Practical implications

As the results of this study suggest, a distinction should be made between manufacturing and service industry. The advice therefore needs to be twofold. Supervisors in manufacturing SMEs can best improve employees’ organizational commitment by intensifying transformational leader behaviour combined with a directive decision style. Supervisors in service SMEs do not have to combine transformational leader behaviour with a particular leader decision style, if they wish to be more effective.

Social implications

Demonstrating transformational leader behaviour can be successful in both manufacturing and service SMEs. However, in manufacturing companies this will only be effective when combined with a directive leader decision style.

Originality/value

Although SMEs most of the time are considered as one similar group in comparison to large organizations, the authors follow Hughes and Wood (1999; see also Stonehouse and Pemberton, 2002) who argue that because of their different products, customers, and labour it is important to disaggregate research on SMEs and differentiate between manufacturing and service SMEs.

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Article
Publication date: 1 January 2013

Jos Mesu, Maarten Van Riemsdijk and Karin Sanders

The purpose of this paper is to investigate the relationship between transformational and transactional leadership, and labour flexibility within small to medium‐sized…

Abstract

Purpose

The purpose of this paper is to investigate the relationship between transformational and transactional leadership, and labour flexibility within small to medium‐sized enterprises (SMEs). Using a sample comprising 755 employees, rating 121 supervisors within 50 Dutch small and medium‐sized companies, the authors examined the relationship between transformational and transactional leadership on the one hand, and temporal and functional flexibility on the other. Further, to test whether the expected associations could be perceived as a social exchange between supervisor and employees, this study investigated the mediating role of affective organisational commitment.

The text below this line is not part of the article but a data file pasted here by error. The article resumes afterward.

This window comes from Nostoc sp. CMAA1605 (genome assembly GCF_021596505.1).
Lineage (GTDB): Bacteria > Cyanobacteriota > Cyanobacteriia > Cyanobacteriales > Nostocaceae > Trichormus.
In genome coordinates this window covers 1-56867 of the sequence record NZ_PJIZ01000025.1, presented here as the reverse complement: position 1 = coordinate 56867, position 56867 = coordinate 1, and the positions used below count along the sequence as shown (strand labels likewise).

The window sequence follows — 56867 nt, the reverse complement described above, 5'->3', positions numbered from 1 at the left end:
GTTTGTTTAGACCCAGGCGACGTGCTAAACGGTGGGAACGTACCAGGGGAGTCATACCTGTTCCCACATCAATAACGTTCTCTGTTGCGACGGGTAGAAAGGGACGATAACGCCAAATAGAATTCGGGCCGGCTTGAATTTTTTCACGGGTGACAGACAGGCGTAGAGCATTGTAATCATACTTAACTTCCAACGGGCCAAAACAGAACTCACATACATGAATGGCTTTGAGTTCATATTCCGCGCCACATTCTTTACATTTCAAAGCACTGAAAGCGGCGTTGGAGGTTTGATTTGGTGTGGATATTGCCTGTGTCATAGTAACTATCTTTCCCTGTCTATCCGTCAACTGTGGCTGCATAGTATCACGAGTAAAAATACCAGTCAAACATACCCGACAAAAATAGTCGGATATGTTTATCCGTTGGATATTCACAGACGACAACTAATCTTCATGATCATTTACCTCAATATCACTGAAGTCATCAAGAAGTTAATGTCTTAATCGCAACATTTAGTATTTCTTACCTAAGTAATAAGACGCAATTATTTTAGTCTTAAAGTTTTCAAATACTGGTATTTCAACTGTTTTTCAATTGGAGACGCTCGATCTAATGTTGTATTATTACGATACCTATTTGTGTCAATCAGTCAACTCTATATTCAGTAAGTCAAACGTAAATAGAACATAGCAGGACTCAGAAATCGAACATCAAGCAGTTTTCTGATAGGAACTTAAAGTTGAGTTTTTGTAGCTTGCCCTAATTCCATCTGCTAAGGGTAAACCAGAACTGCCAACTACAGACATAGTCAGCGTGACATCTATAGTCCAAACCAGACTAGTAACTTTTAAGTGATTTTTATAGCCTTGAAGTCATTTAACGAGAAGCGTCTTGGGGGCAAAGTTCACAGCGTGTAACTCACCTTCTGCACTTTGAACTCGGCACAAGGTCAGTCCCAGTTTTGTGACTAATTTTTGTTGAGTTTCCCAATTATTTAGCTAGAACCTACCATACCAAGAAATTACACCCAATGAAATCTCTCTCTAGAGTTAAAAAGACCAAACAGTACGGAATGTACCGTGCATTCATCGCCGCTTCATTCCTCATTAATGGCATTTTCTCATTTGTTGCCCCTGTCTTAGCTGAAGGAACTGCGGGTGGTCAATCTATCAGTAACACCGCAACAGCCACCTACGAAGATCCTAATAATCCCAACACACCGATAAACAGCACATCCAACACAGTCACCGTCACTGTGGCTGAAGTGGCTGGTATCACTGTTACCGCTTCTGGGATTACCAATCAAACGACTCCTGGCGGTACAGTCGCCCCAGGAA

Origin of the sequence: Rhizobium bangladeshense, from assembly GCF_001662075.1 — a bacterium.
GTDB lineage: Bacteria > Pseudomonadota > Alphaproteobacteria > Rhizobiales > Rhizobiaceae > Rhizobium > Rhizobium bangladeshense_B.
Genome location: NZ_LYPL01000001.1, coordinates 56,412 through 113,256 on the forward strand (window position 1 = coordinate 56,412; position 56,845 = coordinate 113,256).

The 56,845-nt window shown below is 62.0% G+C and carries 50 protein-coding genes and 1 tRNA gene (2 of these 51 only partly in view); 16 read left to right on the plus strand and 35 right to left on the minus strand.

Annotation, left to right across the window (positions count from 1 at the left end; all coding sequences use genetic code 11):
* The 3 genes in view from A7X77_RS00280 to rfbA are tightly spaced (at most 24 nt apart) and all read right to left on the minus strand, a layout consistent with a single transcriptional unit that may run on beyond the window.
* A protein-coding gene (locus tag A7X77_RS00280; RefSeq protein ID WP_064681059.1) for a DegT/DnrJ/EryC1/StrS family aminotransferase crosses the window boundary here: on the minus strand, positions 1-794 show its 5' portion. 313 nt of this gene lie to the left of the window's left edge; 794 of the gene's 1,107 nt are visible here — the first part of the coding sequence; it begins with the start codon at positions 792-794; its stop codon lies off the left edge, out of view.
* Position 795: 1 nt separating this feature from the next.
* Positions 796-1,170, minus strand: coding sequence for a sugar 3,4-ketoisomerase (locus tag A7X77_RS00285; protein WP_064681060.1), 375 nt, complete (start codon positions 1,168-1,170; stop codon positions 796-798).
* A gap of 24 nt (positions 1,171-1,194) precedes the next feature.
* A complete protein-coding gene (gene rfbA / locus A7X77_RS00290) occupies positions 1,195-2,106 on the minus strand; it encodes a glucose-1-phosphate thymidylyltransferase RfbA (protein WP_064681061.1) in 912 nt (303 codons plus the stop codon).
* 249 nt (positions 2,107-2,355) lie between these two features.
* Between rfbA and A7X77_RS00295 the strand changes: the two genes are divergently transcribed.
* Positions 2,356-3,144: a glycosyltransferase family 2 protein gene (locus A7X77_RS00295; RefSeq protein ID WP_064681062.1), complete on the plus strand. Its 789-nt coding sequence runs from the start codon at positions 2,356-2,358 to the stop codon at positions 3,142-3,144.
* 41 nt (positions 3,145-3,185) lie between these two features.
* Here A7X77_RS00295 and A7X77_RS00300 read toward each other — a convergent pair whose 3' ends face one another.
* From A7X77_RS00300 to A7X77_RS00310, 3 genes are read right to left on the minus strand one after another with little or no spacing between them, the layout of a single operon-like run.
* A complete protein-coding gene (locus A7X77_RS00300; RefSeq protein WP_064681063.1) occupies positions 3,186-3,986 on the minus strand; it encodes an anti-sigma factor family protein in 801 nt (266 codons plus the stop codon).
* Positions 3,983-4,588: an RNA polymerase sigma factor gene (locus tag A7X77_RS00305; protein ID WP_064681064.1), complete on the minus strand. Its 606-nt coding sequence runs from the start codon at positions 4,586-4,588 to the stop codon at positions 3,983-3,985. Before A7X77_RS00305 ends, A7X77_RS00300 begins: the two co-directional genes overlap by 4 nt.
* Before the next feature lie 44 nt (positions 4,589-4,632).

Design/methodology/approach

Because data were nested, the authors used multilevel analysis for hypothesis testing.

Findings

Both dimensions of transformational leadership, visionary leadership and coaching, were positively related to temporal flexibility; also two dimensions of transactional leadership, contingent reward and active management by exception, were also positively associated with temporal flexibility. All of these associations were mediated by affective organisational commitment, indicating social exchange relationships. As opposed to expectations, passive management by exception, representing poor transactional leadership, was positively related to temporal and functional flexibility. Affective commitment did not mediate these relationships.

Practical implications

SMEs are therefore advised to improve visionary leadership, coaching skills, contingent reward, and active management by exception.

Originality/value

The paper shows that, remarkably, labour flexibility can be increased by both effective and poor leadership. On the one hand, effective leadership seems to promote temporal flexibility by creating employees’ commitment to the organisation. Poor leadership, on the other hand, does not call for people's affective commitment and thus seems to be forcing employees into demonstrating flexible behaviours, as a way of compensating for bad management.

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Article
Publication date: 1 July 2003

Jos Benders and Sander Verlaar

An organization concept is “a more or less coherent, prescriptive vision on (aspects of) organization design”. Practitioners are often faced with the problem of how to use…

Abstract

An organization concept is “a more or less coherent, prescriptive vision on (aspects of) organization design”. Practitioners are often faced with the problem of how to use insights from organization concepts. The redesign of a parts distribution centre is discussed to illustrate how two organization concepts and insights from other sources were drawn on and combined to formulate a new organization design. We derive four different reasons for such combinations, namely conceptual clarification, conceptual additions, technical instrumentalization and legitimation.

Details

International Journal of Operations & Production Management, vol. 23 no. 7
Type: Research Article
ISSN: 0144-3577

Keywords